“We must join the struggle for access to a fresh, healthy, and affordable diet for all people as well as access to culturally specific foods,” she wrote. “Dismantling interlocking systems of marginalization and oppression is critical to our health and healing.” Blair-Lavallais is a food justice activist, public theologian, and pastor living in Dallas, and is currently pursuing a D. Min. at Memphis Theological Seminary.
New Novel by Jason Nelson
Hello Woodlands recently interviewed Jason J. Nelson (M.Div. ’13) to discuss his recently released debut novel, The Life of the Party. Nelson is lead pastor at Rose Hill United Methodist Church and an ordained elder in the Texas Annual Conference. Nelson invites readers to come to faith in Christ as they delve within the pages of his new spiritually inspirational book, published by WestBow Press, that highlights the life, light and love Jesus gives. Check out the book on Amazon.
Charles Barker (M.T.S. ’14) served as co-host of a recent online event, “Conversations on Compassionate Leadership.” Barker is founder of Compassionate Dallas/Fort Worth and chair of the governance committee and board of trustees for the International Charter for Compassion. Joining him in the conversation was Rakhee Sharma, Education India Lead at Charter for Compassion and founder of Showers of Compassion.
Pastor reflects on COVID experiences
Rev. Chris Yost (M.Div. ’04), senior pastor at Wesley United Methodist Church in Greenville, Texas, recently shared his account of praying with COVID patients, their families and caregivers at a local hospital. He visits the hospital twice a week to pray over patients and with family and staff. He wrote, “If you take nothing else from this, know this: Our healthcare providers are walking through the valley of the shadow of death every day, every hour, for months on end.” Read the story on the North Texas Conference website here.
King selected as Director of Ministerial Excellence
The Rev. Dr. Jacqui King (M.Div. ’04), a veteran in leadership development within The United Methodist Church, has been selected as the Illinois Great Rivers Conference’s Director of Ministerial Excellence. King is an elder in the Texas Annual Conference and began her new responsibilities Sept. 16. Most recently, King served Discipleship Ministries as its director of U.S. connectional relationships. In her new position, King will work to create a “one-stop shop” guiding clergy, spanning the time between entry into the ordination/licensing process to retirement. Read the announcement on the Illinois Great Rivers Conference website here.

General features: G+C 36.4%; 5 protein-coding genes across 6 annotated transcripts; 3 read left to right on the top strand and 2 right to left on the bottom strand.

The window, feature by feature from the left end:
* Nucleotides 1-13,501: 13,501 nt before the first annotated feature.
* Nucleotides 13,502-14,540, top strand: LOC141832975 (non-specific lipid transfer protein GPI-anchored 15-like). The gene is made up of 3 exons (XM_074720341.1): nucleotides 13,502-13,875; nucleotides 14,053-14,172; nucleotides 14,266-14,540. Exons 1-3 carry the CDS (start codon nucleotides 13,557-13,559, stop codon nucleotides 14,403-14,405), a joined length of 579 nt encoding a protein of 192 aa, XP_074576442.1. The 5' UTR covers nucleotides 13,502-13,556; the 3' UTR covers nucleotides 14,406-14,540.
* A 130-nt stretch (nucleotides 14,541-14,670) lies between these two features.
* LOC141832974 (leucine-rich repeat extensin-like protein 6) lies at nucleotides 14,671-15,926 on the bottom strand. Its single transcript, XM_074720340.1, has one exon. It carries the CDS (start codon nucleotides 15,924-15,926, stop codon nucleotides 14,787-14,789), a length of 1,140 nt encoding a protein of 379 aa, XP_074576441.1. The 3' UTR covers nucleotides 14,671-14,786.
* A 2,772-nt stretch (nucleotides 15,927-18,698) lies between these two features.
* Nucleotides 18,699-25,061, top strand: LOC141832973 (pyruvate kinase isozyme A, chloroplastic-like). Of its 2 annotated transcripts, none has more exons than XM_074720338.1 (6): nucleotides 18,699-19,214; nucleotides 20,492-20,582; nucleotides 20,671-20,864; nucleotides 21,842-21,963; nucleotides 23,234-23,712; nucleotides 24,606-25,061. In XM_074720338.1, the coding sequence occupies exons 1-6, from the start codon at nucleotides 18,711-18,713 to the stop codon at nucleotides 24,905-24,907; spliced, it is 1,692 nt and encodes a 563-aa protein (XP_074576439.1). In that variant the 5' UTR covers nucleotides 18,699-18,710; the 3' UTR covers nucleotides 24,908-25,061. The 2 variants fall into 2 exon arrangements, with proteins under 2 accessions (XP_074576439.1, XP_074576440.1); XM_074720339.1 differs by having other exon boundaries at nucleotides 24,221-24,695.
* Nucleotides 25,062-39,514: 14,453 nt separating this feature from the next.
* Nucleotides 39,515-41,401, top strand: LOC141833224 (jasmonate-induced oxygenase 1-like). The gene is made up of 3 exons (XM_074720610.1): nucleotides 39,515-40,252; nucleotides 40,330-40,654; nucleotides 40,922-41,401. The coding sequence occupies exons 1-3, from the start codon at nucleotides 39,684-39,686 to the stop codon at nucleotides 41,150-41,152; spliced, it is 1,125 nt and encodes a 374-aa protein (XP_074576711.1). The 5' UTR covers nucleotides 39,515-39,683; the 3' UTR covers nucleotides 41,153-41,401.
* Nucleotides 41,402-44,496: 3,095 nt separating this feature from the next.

Obit: The Rev. Allen Snider
The Rev. Allen Wesley Snider (M.Div. ’96) died August 27. Snider became a United Methodist Lay Speaker in 1985. After working for Texas Instruments in Sherman, Texas, from 1973 until 1989, he attended Perkins and became an ordained United Methodist elder. He served United Methodist churches in Gainesville, Ector, Mulberry, Krum, Sherman, Winnsboro, Pottsboro, Whitewright and Sivells Bend. He is survived by his wife Judy. A Celebration of Life was held Sept. 26 at Lakeway United Methodist Church in Pottsboro; in lieu of flowers the family requests donations to the church at P.O. Box 240, Pottsboro, Texas 75076. Cards may be sent to Judy Snider at 7775 FM 901, Whitesboro, Texas 76273.
Obit: Taylor Scott Boone
The Rev. Taylor Scott Boone (M.Div. ’08) died at age 72 on September 15 in San Antonio from complications of Covid-19, despite being fully vaccinated. He held a J.D. degree from St. Mary’s University School of Law and was a respected estate planning attorney. In 2008, he was ordained a deacon in the United Methodist Church. He served at Travis Park Church where his ministry focused on serving the unhoused, the poor, the marginalized, the lost and the least through Corazon Ministries. After his retirement from active ministry, he served the United Methodist Church at the District and Conference levels. He was also the chief architect of the partnership that created Methodist Healthcare Ministries and Methodist Healthcare System — “the founding father of the Methodist Healthcare family in South Texas,” according to his obituary. He is survived by his wife, Alison Wenger Boone. A memorial service was held on October 2 at Travis Park Church with Bishop Robert Schnase and the Rev. Eric Vogt officiating. Read his obituary in UMNews here.